Kuroda Seiki

Kuroda Seiki
Item# SEXTOART017

Product Description

Viscount Kuroda Seiki (August 9, 1866 - July 15, 1924) was the pseudonym of a Japanese painter and teacher, noted for bringing Western theories about art to a wide Japanese audience. He was among the leaders of the y˘ga (or Western-style) movement in late 19th- and early 20th century Japanese painting. His real name was Kuroda Kiyoteru, which uses an alternate pronunciation of the Chinese characters.

Biography

Early years

Kuroda was born in Takamibaba, Satsuma domain, (present day Kagoshima Prefecture), as the son of a samurai of the Shimazu clan, Kuroda Kiyokane, and his wife Yaeko. At birth, the boy was named Shintar˘; this was changed to Kiyoteru in 1877, when he was 11.

Even before his birth, Kuroda had been chosen by his paternal uncle, Kuroda Kiyotsuna, as heir; formally, he was adopted in 1871, after traveling to Tokyo with both his birth mother and adoptive mother to live at his uncle's estate. Kiyotsuna was also a Shimazu retainer, whose services to Emperor Meiji in the Bakumatsu period and at the Battle of Toba-Fushimi led to his appointment to high posts in the new imperial government; in 1887 he was named a viscount. Because of his position, the elder Kuroda was exposed to many of the modernizing trends and ideas coming into Japan during the early Meiji-era; as his heir, young Kiyoteru also learned from them and took his lessons to heart.

In his early teens, Kuroda began to learn the English language in preparation for his university studies; within two years, however, he had chosen to switch to French instead. At 17, he enrolled in pre-college courses in French, as preparation for his planned legal studies in college. Consequently, when in 1884 Kuroda's brother-in-law Hashiguchi Naouemon was appointed to the French Legation, it was decided that Kuroda would accompany him and his wife to Paris to begin his real studies of law. He arrived in Paris on March 18, 1884, and was to remain there for the next decade.

Studies in Paris

By early 1886 Kuroda had decided to abandon the study of law for a career as a painter; he had had painting lessons in his youth, and had been given a watercolor set by his adoptive mother as a present upon leaving for Paris, but he had never considered painting as anything more than a hobby. However, in February 1886 Kuroda was attending a party at the Japanese legation for Japanese nationals in Paris; here, he met the painters Yamamoto Hosui and Fuji Masazo, as well as art dealer Tadamasa Hayashi, a specialist in ukiyo-e. All three urged the young student to turn to painting, saying that he could better help his country by learning to paint like a Westerner rather than learning law. Kuroda agreed, formally abandoning his studies for the study of painting in August 1887 after trying, and failing, to reach a compromise between the two to please his father. In May 1886, Kuroda entered the studio of Raphael Collin,[1] a noted Academic art painter who had shown work in several Paris Salons. Kuroda was not the only Japanese painter studying under Collin at the time; Fuji Masazo was also one of his pupils.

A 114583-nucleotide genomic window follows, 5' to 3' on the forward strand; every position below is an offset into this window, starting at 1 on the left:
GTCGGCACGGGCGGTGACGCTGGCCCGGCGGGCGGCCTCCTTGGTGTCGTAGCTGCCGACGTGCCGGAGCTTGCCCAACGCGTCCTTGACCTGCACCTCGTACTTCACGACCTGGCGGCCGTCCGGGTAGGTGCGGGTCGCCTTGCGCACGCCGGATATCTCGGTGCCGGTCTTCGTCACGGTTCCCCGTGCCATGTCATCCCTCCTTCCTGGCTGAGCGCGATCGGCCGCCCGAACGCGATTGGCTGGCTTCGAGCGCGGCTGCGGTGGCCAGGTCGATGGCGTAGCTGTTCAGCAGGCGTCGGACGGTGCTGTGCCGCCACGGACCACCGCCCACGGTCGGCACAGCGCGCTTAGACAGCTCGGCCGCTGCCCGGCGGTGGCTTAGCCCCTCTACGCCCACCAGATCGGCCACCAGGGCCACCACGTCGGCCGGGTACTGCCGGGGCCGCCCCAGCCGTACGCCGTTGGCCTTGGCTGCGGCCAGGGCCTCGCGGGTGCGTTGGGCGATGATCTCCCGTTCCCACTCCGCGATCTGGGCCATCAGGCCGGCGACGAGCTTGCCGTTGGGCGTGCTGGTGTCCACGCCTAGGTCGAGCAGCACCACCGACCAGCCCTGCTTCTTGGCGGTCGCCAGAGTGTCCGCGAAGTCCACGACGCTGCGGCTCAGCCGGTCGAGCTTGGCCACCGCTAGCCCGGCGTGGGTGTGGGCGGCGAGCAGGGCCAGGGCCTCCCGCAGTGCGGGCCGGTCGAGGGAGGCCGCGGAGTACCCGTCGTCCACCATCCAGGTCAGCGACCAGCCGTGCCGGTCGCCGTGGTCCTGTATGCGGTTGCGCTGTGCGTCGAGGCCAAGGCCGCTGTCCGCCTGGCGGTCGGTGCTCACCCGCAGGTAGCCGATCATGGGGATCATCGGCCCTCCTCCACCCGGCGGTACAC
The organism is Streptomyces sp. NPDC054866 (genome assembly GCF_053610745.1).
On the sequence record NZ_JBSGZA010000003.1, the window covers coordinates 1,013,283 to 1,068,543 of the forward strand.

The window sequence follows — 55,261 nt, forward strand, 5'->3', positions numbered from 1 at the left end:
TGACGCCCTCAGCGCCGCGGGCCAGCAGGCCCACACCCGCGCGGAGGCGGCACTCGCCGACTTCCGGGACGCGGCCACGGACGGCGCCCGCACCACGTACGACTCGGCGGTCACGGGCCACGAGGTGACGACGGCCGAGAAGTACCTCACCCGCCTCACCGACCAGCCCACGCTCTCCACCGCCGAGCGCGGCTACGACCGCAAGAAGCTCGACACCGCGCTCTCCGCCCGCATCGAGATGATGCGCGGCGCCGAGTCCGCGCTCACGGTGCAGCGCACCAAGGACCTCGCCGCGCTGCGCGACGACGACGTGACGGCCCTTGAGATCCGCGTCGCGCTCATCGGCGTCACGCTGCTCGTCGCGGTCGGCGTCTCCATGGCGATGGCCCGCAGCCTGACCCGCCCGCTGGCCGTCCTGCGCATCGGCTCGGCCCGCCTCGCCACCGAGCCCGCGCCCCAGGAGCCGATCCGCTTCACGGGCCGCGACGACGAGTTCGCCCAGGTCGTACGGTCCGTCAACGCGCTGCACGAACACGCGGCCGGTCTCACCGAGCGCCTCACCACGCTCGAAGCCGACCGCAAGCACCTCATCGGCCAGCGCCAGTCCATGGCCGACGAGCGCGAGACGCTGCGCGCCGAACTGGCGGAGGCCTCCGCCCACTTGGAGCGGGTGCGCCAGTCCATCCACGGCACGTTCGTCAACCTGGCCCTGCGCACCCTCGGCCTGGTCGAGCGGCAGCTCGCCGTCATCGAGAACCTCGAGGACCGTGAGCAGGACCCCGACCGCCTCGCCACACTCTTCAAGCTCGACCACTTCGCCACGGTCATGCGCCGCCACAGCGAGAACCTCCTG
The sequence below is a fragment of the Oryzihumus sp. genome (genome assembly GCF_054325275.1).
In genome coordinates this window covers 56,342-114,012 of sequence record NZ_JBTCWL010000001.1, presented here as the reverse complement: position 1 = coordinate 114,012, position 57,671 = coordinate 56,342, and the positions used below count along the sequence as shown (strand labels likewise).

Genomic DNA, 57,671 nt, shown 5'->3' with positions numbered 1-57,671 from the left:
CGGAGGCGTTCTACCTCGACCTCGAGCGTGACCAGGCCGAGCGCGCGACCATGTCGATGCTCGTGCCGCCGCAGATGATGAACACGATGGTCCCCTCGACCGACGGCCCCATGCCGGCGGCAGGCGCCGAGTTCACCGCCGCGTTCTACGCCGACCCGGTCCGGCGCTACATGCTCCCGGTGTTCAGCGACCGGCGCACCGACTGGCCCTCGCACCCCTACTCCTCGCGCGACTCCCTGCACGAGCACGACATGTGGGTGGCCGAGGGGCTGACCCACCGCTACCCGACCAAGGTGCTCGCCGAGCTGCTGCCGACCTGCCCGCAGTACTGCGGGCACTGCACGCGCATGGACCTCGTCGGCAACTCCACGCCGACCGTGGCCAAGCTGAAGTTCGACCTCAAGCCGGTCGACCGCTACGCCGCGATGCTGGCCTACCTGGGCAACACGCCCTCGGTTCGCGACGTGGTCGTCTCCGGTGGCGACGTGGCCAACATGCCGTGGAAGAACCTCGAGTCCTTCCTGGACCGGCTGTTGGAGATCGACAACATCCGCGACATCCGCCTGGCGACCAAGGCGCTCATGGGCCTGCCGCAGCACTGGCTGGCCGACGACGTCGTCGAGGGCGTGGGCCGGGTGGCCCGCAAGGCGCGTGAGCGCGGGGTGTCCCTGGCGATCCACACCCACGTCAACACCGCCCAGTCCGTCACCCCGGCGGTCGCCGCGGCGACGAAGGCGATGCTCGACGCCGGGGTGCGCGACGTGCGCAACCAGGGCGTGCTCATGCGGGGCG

In 1886, Kuroda met another young Japanese painter, Kume Keiichiro, newly arrived in France, who also joined Collin's studio. The two became friends, and soon became roommates as well. It was during these years that he began to mature as a painter, following the traditional course of study in Academic art while also discovering plein-air painting. In 1890 Kuroda moved from Paris to the village of Grez-sur-Loing, an artists' colony which had been formed by painters from the United States and from northern Europe. Here he found inspiration in the landscape, as well as a young woman, Maria Billault, who became one of his best models.

In 1893, Kuroda returned to Paris and began work on his most important painting to date, Morning Toilette, the first nude painting to be publicly exhibited in Japan.[2] This large work, which was sadly destroyed in World War II, was accepted with great praise by the AcadÚmie des Beaux-Arts; Kuroda intended to bring it with him to Japan to shatter the Japanese prejudice against the depiction of the nude figure. With the painting in hand, he set out for home via the United States, arriving in July 1893.

Back in Japan

Soon after arriving at home, Kuroda traveled to Kyoto to soak up the local culture, which he had missed after spending a full third of his life abroad. He translated what he saw into some of his best paintings, such as A Maiko Girl (n.d., Tokyo National Museum) and Talk on Ancient Romance (1898, destroyed). At the same time, Kuroda was taking on an ever-greater role as a reformer; as one of the few Japanese artists who had studied in Paris, he was thus uniquely qualified to teach his countrymen about what was going on in the Western art world at the time. Furthermore, Kuroda was prepared to teach painting, passing the lessons he had learned along to a new generation of painters. He took over the painting school founded by Yamamoto Hosui, the Seikokan, and renamed it the Tenshin Dojo; the two men together became its directors. The school was modeled on Western precepts, and students were taught the basics of plein-air painting.

Until Kuroda's return to Japan, the prevalent style was based on the Barbizon School, which were advocated by the Italian artist Antonio Fontanesi at the Kobu Bijutsu Gakko from 1876. Kuroda's style of bright color tones emphasizing the changes of light and atmosphere were considered revolutionary.

Controversy

In April 1895, Kuroda helped to organize the 4th Domestic Exposition to Promote Industry, held in Kyoto; he also submitted Morning Toilette for exhibition in the same venue. Although he was awarded a prize for the painting, the exhibition of a picture of a nude woman before so many visitors outraged many, and led to a furor in the press where critics condemned the perceived flaunting of social standards. None criticized the technical aspects of the painting, choosing instead to lambaste Kuroda for its subject matter. Kume, Kuroda's friend from his Paris days, wrote a spirited defense of the nude figure in art for newspaper publication, but this helped little. For his part, Kuroda maintained a public silence on the issue; privately, however, he expressed the opinion that morally, at least, he had won the day.